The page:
Alcohol Education

Safer Drinking Guidelines

Download and distribute the Safer Drinking Guidelines brochure to provide students with tips on how to avoid alcohol poisoning.

Blood Alcohol Concentration

Blood Alcohol Concentration (BAC) is a measure of the percentage of alcohol in the bloodstream. A BAC of .20 means 2 drops of alcohol for 1,000 drops of blood. It is important to understand the factors that affect BAC and how the effects of drinking alcohol vary among individuals.

You can learn more about BAC in a virtual bar known as the Blood Alcohol Educator. This interactive software demonstrates how different drinking scenarios affect Blood Alcohol Concentration. By re-creating realistic drinking experiences, you will be able to see how the same amount of alcohol can affect others of different weight and gender.

Keep in mind that the impairment experienced at any blood alcohol level is dependent on one’s tolerance to alcohol. Tolerance is a measure of how sensitive a person is to alcohol’s effects. The higher our tolerance, the less able we are to tell when we are impaired. Therefore, those with a low tolerance to alcohol will notice effects at lower BACs, while those with a higher tolerance will notice them somewhat later.


Defining “A Drink”

The size of a container is not the best way to measure “a” drink. To make low-risk drinking choices and avoid negative consequences as a result of drinking, we need a standard measure that will apply to different kinds of alcoholic beverages regardless of how they are served.

Beer – Most domestic beer is 4 to 5% alcohol, served in 12-ounce cans or bottles. This means an average beer contains about ½ ounce of pure alcohol.

Wine – The average table wine contains 12% alcohol, so 5 ounces of wine would contain about ½ ounce of pure alcohol.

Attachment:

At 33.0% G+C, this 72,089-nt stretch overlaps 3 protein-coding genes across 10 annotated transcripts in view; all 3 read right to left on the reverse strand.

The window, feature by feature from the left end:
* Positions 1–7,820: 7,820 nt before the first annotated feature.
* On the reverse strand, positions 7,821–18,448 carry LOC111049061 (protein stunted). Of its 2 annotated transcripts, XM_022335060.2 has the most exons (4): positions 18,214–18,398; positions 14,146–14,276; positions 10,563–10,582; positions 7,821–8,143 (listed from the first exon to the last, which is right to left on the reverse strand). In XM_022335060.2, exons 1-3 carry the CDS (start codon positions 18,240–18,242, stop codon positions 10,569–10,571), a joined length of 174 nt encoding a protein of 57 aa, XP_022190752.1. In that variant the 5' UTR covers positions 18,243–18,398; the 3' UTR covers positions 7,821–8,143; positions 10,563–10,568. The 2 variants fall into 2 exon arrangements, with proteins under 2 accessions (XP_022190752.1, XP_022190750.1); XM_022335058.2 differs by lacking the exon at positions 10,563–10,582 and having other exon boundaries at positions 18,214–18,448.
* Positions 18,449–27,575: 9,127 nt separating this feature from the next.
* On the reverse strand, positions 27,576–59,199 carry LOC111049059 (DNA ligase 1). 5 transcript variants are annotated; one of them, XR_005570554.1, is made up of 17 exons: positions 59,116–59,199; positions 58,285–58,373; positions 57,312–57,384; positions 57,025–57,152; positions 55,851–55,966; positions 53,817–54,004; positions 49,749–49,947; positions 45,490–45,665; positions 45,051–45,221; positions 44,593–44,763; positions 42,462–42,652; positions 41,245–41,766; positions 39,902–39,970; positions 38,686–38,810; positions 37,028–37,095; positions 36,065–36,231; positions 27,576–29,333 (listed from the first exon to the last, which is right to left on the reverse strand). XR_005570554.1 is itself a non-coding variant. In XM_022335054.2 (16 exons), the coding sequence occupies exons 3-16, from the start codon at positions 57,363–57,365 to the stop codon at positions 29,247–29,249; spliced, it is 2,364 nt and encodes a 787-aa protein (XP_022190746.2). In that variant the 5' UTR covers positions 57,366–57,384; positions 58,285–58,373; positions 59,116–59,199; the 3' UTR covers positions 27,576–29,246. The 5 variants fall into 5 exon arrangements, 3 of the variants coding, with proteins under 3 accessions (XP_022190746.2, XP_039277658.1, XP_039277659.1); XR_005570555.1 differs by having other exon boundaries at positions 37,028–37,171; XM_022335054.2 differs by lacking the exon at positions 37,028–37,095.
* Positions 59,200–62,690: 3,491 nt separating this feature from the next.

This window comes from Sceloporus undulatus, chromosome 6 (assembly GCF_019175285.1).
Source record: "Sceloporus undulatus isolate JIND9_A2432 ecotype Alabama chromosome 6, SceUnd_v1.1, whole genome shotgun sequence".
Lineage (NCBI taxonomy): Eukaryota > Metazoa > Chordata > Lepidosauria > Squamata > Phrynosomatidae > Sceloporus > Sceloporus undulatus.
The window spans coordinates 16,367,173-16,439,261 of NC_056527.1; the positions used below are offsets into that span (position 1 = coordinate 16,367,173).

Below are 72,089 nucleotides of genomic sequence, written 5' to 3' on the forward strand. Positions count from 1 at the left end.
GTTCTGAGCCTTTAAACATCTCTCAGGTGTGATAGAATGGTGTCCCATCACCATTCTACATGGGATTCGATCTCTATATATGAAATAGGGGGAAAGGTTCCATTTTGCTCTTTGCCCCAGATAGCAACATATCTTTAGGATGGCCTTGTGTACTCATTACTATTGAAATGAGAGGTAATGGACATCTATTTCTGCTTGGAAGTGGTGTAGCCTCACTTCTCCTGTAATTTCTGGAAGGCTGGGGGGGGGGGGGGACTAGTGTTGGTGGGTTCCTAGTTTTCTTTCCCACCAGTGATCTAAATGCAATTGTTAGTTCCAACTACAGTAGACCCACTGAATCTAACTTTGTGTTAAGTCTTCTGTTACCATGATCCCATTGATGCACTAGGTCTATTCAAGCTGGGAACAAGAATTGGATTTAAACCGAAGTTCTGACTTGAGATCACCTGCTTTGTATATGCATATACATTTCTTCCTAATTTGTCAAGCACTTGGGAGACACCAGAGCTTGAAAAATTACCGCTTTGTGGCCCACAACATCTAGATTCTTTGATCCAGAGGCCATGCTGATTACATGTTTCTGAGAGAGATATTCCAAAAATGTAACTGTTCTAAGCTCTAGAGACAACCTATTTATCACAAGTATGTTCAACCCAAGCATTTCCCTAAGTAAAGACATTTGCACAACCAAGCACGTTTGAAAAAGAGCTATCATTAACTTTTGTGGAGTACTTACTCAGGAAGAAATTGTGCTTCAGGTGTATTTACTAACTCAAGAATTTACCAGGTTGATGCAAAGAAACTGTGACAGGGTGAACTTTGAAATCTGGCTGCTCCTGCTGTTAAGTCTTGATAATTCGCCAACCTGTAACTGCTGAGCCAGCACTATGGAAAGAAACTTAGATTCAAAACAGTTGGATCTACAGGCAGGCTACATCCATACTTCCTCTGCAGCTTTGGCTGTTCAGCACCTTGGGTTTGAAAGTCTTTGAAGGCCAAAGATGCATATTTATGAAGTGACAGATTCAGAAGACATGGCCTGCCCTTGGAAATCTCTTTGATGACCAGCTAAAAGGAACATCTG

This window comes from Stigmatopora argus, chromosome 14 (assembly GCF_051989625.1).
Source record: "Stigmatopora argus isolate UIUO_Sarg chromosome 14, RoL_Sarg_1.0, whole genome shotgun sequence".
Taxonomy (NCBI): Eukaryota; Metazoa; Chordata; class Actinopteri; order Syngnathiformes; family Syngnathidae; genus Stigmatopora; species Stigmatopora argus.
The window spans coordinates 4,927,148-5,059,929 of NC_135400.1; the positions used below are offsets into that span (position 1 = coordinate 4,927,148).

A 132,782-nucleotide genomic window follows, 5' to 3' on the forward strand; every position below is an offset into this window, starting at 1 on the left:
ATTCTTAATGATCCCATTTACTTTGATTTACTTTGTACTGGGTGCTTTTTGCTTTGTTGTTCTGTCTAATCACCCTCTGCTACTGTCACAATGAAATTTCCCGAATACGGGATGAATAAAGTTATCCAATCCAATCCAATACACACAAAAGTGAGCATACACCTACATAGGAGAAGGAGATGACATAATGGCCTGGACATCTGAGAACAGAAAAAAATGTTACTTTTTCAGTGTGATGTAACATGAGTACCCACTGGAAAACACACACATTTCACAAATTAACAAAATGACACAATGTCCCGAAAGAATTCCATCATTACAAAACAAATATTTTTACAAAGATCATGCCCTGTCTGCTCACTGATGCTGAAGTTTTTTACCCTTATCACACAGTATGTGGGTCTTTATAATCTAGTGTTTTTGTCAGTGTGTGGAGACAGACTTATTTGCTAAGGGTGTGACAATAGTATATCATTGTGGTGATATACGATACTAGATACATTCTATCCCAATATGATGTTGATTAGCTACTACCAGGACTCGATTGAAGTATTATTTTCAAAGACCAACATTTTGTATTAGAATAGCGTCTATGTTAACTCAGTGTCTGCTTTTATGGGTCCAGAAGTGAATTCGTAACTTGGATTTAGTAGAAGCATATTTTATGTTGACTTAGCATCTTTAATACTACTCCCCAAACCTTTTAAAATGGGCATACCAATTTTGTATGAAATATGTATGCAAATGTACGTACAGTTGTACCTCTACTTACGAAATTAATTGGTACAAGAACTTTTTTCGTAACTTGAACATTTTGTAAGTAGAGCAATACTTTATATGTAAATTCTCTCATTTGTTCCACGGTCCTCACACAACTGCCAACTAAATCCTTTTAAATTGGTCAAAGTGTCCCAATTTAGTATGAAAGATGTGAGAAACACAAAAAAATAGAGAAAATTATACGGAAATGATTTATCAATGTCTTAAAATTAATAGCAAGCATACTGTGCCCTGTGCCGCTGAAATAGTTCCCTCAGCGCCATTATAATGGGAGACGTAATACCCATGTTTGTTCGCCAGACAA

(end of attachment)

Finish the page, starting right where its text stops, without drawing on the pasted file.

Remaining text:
Liquor/Distilled Spirits – One ounce of 100 proof distilled spirits would contain ½ ounce of pure alcohol.

Measured in this way – beer, wine and liquor contain about ½ ounce of pure alcohol, which is a little more than the average amount of alcohol that the body can metabolize in our hour. For this reason, that amount has become the standard for one drink. Depending on their glass or container, some “single” serving drinks may be the equivalent of two or more standard “drinks”.

View the comprehensive Standard Drink Conversion chart the Gordie Center developed to examine a variety of beverage containers and calculate how many standard drinks are included.



Basic Principles

  • If you have any doubt about a student’s safety, you need to err on the side of caution and call 911.
  • Remember, an intoxicated person is not rational.  Alcohol has affected judgment and you cannot reason with him/her. 
  • Avoid being confrontational or aggressive.  Joking, kidding, bargaining, and enlisting the help of friends can be more effective.  Try to stay calm and quiet. 
  • If a person becomes violent or uncooperative, your first priority is your own safety and the safety of those around you.  Call for assistance, up to and including the police. 
  • If a person is very intoxicated and staggering, vomiting or passing/passed out, he/she may need emergency care.  Try to get the individual in bed and follow the guidelines listed below.


Immediate care of someone who has passed out

Check four “PUBS” signs to determine if the situation is an emergency

Puking (while passed out)

Unresponsive to stimulation (pinch or shaking)

Breathing (slow, shallow or no breathing)

Skin (blue, cold or clammy)